Hi, I'm Sam, I love movies. My main interests are science fiction and zombie movies. I also enjoy pessimistic and survival films.
Dark City Review
In a night city full of confusing anachronisms and diverse architecture, a man named John Murdoch (Rufus Sewell) wakes up in a bathtub of a shady hotel, next to the corpse of a woman in what looks like a brutal ritualistic murder.
With the assistance of Dr. Daniel Schreber (Kiefer Sutherland), Murdoch escapes from the crime scene, evading The Strangers, a mysterious group of pale and bald men.
Slowly and steadily, Murdoch is putting together details of his identity. In addition to discovering his own name, he also finds he has a wife named Emma (Jennifer Connelly). However, his confusion is starting to get much more complex when he begins to witness strange events in the city. For example, there’s no daylight.
Buildings change shape and size from time to time. At midnight, all people fall into a sleep/trance caused by The Strangers, who in addition to stopping time, change the identities and memories of the citizens.
Murdoch is finally captured by Police Inspector Frank Bumstead (William Hurt), who, thanks in part to Emma, now has serious doubts about the alleged guiltiness of Murdoch and has begun to distrust the city.
From this point on, the group will stop seeking the identity of Murdoch and focus on exploring the city's origin. By doing that, they will get many more answers about themselves.
In the process, they will meet an endangered extraterrestrial species with a beehive mind which are desperately seeking "that thing" that makes human beings individual and unique, in order for them to replicate it and survive.
It's an interesting twist—and a difficult one to achieve—in which the philosophical discussions are brought by the outsider villain.
Dark City is also one of those rare cases in which a neo-noir film organically becomes a hardcore sci-fi piece. The merit is increased because of its wonderful and in its way optimistic, portrait of humanity and our constant search for identity.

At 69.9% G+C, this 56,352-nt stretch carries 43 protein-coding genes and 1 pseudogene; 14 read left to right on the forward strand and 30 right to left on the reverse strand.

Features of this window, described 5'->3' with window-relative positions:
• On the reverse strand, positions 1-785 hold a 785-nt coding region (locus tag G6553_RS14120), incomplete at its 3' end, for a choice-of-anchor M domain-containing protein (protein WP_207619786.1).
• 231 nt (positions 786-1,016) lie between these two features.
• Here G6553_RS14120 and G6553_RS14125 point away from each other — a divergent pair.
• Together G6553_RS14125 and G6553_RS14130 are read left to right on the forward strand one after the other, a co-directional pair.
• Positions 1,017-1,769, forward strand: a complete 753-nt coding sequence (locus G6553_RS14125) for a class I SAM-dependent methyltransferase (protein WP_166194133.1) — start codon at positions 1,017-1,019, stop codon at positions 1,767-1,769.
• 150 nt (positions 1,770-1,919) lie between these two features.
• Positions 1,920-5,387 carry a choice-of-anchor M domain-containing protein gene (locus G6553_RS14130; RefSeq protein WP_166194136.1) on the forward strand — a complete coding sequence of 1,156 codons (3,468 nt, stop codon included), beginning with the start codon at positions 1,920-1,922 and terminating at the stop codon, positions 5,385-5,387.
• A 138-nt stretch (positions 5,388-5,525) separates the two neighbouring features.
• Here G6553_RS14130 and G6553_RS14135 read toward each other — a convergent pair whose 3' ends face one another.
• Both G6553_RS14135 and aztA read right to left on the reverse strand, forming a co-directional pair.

Dark City is also an accurate allegory about the oppressive power of big cities, built as alienating microcosms designed to make people stay "tuned" to their jobs and routines, with little or no exploration capabilities to other realities outside their concrete-time maze.
It’s understandable that this Alex Proyas piece was a box office flop. Released at the height of the success of James Cameron's Titanic, Dark City was destined to be in the shadows (no pun intended). That year, the marketized sci-fi had nothing to do with ever-building cities but with meteorites destroying cities (Deep Impact, Armageddon). Besides that, the "science" portion of Dark City is quite silly and a difficult sell.
There are no big explosions or magnificent action sequences, but weird pale bald dressed in black men, floating around a space city, pushing things by invisible waves coming out their forehead.
On paper, Dark City sounds like a '60s bad horror B-movie. In reality, it's a visual cinema masterclass.
The impact of the status cult of Dark City is undeniable. Distilling influences of such films as Brazil (Terry Gilliam) and The City of Lost Children (Jean-Pierre Jeunet / Marc Caro).
Dark City established a thematic and aesthetic bridge with legendary consequent films like The Matrix (which would even use many of the sets of the Proyas' film) and Christopher Nolan’s Memento.
Title: Dark City
Release Year: 1998
Director(s): Alex Proyas
Actors: Rufus Sewell, Kiefer Sutherland, Jennifer Connelly, William Hurt, and others
© 2019 Sam Shepards
Tim Truzy from U.S.A. on May 03, 2019:
Thanks, Sam. Wonderful review. I never watched this flick, but I think I will based on your well written review. Respectfully, Tim